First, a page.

Likewise, the alcohol withdrawal timeline varies from person to person.
According to the U.S. National Library of Medicine, symptoms usually peak by 24 – 72 hours but may go for weeks, especially if you have other medical problems.
Some withdrawal symptoms can be dangerous and even fatal, particularly if a person experiences tremors or seizures. For this reason, it is advisable to seek the help of a trained professional, like a doctor, who will provide the care and treatment you need.
Other Factors that Affect the Alcohol Detox Timeline
Your tolerance to alcohol and the severity of your condition are the two major factors that influence the length of time it takes to detox.
The amount of alcohol consumed and the amount of time one has been dependent on alcohol can also affect the alcohol detox timeline.
Other factors that determine how long alcohol detox lasts include:
- Overall health
- Mental health
- How long the person has been drinking
- Biological sex
- Genetic factors
- Tobacco or other drug use
- Whether a person binge drinks or drinks at a steady pace
The way a person approaches detox can also have an impact on the withdrawal duration. For instance, quitting cold turkey is the fastest way to detox but also the most dangerous.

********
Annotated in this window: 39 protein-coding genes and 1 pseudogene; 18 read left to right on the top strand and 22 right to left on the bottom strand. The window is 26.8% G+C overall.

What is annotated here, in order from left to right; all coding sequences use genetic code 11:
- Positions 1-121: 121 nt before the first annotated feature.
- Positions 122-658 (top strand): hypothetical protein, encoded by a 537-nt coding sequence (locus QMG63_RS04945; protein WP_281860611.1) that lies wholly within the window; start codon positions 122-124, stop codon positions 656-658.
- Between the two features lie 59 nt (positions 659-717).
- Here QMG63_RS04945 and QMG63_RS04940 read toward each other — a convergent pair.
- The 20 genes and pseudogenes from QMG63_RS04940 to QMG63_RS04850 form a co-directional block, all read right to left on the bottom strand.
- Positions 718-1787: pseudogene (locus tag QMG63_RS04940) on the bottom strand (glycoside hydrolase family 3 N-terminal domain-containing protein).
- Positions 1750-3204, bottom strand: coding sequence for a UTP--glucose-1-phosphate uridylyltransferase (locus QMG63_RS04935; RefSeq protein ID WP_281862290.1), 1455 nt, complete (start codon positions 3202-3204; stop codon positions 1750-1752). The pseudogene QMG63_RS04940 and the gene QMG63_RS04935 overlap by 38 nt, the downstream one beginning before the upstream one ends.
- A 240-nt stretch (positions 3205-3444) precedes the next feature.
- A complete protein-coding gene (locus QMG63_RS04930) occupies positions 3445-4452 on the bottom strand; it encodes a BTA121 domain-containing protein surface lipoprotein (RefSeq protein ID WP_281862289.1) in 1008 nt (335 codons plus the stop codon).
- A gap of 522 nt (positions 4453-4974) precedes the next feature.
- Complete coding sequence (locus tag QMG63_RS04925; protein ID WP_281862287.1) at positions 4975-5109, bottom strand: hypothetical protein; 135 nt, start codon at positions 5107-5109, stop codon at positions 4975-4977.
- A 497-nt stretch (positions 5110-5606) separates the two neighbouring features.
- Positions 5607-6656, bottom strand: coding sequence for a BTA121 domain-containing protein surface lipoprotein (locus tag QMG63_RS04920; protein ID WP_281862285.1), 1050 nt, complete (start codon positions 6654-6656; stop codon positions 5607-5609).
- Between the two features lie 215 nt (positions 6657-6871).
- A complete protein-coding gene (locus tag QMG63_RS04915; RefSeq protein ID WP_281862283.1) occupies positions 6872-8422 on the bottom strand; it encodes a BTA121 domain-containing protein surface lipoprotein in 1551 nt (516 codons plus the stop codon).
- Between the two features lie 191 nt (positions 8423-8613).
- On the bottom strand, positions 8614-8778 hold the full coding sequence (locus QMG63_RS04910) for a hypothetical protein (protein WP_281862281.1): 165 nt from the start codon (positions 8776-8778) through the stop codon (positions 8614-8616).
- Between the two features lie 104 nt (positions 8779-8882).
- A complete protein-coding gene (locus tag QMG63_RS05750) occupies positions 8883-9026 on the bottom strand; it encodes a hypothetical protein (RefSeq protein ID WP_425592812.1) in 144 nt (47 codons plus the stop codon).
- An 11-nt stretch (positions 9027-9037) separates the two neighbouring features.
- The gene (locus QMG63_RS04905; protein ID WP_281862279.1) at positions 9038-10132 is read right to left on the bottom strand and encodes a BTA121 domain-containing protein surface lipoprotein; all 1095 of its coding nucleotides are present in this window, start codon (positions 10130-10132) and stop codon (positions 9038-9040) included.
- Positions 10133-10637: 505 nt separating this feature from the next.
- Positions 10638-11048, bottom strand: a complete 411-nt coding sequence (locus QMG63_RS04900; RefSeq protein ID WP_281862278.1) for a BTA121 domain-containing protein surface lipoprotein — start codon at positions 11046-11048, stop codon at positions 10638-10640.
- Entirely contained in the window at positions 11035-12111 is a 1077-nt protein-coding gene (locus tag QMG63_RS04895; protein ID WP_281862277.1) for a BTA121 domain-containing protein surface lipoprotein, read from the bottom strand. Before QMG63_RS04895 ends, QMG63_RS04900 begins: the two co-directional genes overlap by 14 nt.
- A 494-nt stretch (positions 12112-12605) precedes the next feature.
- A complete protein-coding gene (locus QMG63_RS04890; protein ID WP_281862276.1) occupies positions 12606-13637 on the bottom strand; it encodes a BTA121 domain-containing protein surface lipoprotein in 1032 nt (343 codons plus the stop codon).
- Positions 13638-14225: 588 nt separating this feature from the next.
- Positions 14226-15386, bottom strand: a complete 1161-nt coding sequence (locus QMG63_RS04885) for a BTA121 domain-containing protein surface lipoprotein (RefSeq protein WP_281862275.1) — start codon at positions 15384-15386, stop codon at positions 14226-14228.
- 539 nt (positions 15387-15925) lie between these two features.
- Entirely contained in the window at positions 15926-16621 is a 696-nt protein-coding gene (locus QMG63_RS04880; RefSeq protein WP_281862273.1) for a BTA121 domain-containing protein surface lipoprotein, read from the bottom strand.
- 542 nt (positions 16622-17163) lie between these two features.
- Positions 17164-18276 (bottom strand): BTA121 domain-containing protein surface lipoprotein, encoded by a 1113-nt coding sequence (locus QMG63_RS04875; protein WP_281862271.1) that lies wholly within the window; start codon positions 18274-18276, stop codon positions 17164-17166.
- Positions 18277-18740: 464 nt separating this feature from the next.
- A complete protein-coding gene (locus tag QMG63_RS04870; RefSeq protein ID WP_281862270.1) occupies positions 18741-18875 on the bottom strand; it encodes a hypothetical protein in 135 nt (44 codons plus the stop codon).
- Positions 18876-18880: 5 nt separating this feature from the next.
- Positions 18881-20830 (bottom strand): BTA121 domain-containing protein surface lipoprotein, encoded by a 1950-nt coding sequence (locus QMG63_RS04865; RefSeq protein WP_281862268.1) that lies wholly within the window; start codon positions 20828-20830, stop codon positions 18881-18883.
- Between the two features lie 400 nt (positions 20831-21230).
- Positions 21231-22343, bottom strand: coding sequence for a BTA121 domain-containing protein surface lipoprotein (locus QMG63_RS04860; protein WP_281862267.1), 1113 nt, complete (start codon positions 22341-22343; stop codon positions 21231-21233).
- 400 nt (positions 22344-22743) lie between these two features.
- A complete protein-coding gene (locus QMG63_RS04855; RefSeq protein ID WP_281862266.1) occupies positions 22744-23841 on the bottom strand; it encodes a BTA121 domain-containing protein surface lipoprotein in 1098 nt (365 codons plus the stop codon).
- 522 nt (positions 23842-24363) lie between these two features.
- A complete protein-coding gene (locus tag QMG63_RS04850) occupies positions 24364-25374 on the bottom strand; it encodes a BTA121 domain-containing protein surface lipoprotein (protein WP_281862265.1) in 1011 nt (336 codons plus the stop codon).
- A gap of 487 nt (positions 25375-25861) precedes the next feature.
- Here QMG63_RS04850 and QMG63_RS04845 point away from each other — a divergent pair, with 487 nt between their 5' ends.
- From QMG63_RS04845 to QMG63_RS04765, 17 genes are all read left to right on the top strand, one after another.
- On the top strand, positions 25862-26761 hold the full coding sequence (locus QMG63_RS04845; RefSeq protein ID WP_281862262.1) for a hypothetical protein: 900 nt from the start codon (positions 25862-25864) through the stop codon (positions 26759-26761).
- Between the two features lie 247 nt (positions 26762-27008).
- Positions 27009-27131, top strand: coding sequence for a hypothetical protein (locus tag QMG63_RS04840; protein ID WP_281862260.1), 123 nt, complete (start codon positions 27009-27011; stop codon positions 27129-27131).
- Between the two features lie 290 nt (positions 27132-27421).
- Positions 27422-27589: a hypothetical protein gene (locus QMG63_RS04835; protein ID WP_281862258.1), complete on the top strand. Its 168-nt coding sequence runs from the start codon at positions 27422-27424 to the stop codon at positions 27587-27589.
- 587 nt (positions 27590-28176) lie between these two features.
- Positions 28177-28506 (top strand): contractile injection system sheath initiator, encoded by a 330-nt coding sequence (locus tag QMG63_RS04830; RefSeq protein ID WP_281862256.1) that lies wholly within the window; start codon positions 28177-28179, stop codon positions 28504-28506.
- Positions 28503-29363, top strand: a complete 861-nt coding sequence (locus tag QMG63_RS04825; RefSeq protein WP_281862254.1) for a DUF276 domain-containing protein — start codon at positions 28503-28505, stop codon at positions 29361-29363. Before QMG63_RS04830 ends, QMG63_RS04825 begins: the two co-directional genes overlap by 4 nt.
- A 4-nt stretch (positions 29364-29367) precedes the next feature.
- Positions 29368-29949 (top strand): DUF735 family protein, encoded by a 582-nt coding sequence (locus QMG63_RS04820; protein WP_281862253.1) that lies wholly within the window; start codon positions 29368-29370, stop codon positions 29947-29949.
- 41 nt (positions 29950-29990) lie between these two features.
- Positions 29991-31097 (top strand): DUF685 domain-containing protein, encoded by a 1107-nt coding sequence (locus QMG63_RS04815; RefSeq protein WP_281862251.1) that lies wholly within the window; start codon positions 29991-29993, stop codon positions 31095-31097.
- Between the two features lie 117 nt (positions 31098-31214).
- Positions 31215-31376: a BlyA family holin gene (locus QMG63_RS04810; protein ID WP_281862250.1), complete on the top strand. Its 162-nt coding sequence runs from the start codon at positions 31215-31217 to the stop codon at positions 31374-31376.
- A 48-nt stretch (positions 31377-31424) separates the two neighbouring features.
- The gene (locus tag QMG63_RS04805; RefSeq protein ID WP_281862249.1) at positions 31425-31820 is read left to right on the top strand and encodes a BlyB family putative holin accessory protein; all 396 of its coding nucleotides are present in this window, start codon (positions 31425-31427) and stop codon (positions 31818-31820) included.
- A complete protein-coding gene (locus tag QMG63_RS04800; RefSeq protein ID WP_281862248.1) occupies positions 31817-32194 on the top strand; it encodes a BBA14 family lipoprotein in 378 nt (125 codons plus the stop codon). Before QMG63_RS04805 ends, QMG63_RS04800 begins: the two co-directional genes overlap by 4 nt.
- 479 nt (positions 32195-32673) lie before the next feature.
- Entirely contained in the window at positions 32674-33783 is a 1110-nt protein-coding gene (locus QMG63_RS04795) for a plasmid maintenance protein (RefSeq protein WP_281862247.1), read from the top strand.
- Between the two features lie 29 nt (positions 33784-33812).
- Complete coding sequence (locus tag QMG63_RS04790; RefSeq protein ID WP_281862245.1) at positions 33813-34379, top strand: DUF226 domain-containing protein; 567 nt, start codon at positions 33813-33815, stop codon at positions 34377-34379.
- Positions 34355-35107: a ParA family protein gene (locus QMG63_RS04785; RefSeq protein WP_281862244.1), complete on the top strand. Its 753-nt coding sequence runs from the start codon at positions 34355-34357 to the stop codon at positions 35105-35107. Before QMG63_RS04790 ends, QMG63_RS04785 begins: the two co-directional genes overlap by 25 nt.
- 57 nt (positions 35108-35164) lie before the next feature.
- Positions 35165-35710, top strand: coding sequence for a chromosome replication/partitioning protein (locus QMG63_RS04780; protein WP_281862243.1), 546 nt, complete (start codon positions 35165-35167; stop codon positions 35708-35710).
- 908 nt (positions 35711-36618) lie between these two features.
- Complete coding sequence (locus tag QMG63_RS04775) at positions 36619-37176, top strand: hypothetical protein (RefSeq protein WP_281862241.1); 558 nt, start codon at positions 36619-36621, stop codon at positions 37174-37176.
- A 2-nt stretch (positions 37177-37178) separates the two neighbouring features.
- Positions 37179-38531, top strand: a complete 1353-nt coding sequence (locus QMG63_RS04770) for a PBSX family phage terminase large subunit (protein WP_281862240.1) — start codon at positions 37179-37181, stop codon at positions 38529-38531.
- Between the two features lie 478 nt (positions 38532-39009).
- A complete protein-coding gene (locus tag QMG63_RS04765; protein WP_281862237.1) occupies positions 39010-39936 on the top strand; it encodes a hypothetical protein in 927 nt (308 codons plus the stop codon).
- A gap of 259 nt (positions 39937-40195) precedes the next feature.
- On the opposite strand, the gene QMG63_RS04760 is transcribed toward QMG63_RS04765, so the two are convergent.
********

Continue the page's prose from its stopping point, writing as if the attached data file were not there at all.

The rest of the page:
Alcohol Withdrawal Medications
A person with severe alcohol withdrawal symptoms in the early stages of recovery may require medical attention to prevent incidences of life-threatening complications.
To assess the severity of alcohol withdrawals, doctors often use a scale called the Clinical Institute for Withdrawal Assessment for Alcohol. The higher the score, the more severe the symptoms are and the more treatments you’ll likely need.
If you have mild withdrawal symptoms, you might not need any withdrawal medication. You can alleviate the symptoms through therapy or support groups.
But if you experience severe withdrawal complications, it’s advisable to see a doctor for immediate treatment. The following medications can be administered to combat cravings and chemical imbalances caused by alcohol dependency.
- Benzodiazepines: – Doctors prescribe these medicines to manage seizures and other alcohol withdrawal symptoms
- Anticonvulsants: – These drugs are used to alleviate mild withdrawal symptoms, such as hallucinations, nausea, and cravings
- Neuroleptic medications: – These medicines can be used as short-term or long-term treatments for psychotic symptoms such as hallucinations and delusions.
In some cases, a doctor can recommend certain dietary changes or supplements, such as vitamin B-1 and B-9, to help your body cope with the decreasing alcohol intake.
Quitting drinking after consuming alcohol heavily often leads to withdrawal symptoms. The alcohol withdrawal symptoms may range from mild anxiety, nausea, or hallucinations to severe symptoms like seizures, high blood pressure, and tremors.
If you find yourself with any of these severe symptoms, it’s important to seek the help of a professional or detox at a medical facility.
Some facilities offer a rapid detox process, but on average, it should take you a few weeks to completely detox from alcohol.